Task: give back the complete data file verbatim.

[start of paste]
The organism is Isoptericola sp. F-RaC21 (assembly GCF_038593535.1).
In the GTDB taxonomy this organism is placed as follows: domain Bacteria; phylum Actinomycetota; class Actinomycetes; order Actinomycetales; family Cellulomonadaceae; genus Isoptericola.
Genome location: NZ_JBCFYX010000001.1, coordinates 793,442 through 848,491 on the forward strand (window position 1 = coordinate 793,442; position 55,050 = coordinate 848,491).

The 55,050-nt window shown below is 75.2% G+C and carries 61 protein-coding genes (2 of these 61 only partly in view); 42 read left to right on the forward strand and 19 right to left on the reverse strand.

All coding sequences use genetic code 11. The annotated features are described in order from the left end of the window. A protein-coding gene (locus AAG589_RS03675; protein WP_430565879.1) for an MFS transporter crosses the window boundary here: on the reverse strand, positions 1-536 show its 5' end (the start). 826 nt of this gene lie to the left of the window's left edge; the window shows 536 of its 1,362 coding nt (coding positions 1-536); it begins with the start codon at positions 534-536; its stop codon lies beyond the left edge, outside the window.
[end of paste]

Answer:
The organism is Isoptericola sp. F-RaC21 (assembly GCF_038593535.1).
In the GTDB taxonomy this organism is placed as follows: domain Bacteria; phylum Actinomycetota; class Actinomycetes; order Actinomycetales; family Cellulomonadaceae; genus Isoptericola.
Genome location: NZ_JBCFYX010000001.1, coordinates 793,442 through 848,491 on the forward strand (window position 1 = coordinate 793,442; position 55,050 = coordinate 848,491).

The 55,050-nt window shown below is 75.2% G+C and carries 61 protein-coding genes (2 of these 61 only partly in view); 42 read left to right on the forward strand and 19 right to left on the reverse strand.

All coding sequences use genetic code 11. The annotated features are described in order from the left end of the window. A protein-coding gene (locus AAG589_RS03675; protein WP_430565879.1) for an MFS transporter crosses the window boundary here: on the reverse strand, positions 1-536 show its 5' end (the start). 826 nt of this gene lie to the left of the window's left edge; the window shows 536 of its 1,362 coding nt (coding positions 1-536); it begins with the start codon at positions 534-536; its stop codon lies beyond the left edge, outside the window.